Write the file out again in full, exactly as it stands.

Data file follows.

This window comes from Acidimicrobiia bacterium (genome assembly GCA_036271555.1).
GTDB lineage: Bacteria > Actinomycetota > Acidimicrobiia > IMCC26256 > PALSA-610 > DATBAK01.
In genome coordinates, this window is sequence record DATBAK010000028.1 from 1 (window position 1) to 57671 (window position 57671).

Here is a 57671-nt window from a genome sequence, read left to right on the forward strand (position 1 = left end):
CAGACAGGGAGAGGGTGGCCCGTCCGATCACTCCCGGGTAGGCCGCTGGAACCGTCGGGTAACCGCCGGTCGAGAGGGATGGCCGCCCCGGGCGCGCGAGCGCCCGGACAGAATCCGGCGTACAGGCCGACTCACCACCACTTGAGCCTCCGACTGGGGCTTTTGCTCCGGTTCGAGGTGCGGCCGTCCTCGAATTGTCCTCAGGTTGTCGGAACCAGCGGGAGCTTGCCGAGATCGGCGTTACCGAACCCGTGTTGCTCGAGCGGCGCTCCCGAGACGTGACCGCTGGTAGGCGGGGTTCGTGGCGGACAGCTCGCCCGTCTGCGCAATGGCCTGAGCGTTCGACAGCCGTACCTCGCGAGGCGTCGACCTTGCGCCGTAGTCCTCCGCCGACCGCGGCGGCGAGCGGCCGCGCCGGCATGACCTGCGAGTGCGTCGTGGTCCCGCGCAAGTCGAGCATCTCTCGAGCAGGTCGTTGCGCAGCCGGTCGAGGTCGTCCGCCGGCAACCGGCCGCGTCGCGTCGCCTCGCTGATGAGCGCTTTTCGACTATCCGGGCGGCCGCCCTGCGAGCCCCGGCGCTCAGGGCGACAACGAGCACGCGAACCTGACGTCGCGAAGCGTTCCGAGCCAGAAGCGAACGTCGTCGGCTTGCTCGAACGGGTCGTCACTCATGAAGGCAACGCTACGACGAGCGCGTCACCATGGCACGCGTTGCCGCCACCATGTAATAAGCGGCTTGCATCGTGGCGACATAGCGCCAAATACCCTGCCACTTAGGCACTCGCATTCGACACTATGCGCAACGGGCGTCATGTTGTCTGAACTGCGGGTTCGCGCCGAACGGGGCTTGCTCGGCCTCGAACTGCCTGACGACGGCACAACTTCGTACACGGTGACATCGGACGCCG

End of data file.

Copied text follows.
This window comes from Acidimicrobiia bacterium (genome assembly GCA_036271555.1).
GTDB lineage: Bacteria > Actinomycetota > Acidimicrobiia > IMCC26256 > PALSA-610 > DATBAK01.
In genome coordinates, this window is sequence record DATBAK010000028.1 from 1 (window position 1) to 57671 (window position 57671).

Here is a 57671-nt window from a genome sequence, read left to right on the forward strand (position 1 = left end):
CAGACAGGGAGAGGGTGGCCCGTCCGATCACTCCCGGGTAGGCCGCTGGAACCGTCGGGTAACCGCCGGTCGAGAGGGATGGCCGCCCCGGGCGCGCGAGCGCCCGGACAGAATCCGGCGTACAGGCCGACTCACCACCACTTGAGCCTCCGACTGGGGCTTTTGCTCCGGTTCGAGGTGCGGCCGTCCTCGAATTGTCCTCAGGTTGTCGGAACCAGCGGGAGCTTGCCGAGATCGGCGTTACCGAACCCGTGTTGCTCGAGCGGCGCTCCCGAGACGTGACCGCTGGTAGGCGGGGTTCGTGGCGGACAGCTCGCCCGTCTGCGCAATGGCCTGAGCGTTCGACAGCCGTACCTCGCGAGGCGTCGACCTTGCGCCGTAGTCCTCCGCCGACCGCGGCGGCGAGCGGCCGCGCCGGCATGACCTGCGAGTGCGTCGTGGTCCCGCGCAAGTCGAGCATCTCTCGAGCAGGTCGTTGCGCAGCCGGTCGAGGTCGTCCGCCGGCAACCGGCCGCGTCGCGTCGCCTCGCTGATGAGCGCTTTTCGACTATCCGGGCGGCCGCCCTGCGAGCCCCGGCGCTCAGGGCGACAACGAGCACGCGAACCTGACGTCGCGAAGCGTTCCGAGCCAGAAGCGAACGTCGTCGGCTTGCTCGAACGGGTCGTCACTCATGAAGGCAACGCTACGACGAGCGCGTCACCATGGCACGCGTTGCCGCCACCATGTAATAAGCGGCTTGCATCGTGGCGACATAGCGCCAAATACCCTGCCACTTAGGCACTCGCATTCGACACTATGCGCAACGGGCGTCATGTTGTCTGAACTGCGGGTTCGCGCCGAACGGGGCTTGCTCGGCCTCGAACTGCCTGACGACGGCACAACTTCGTACACGGTGACATCGGACGCCG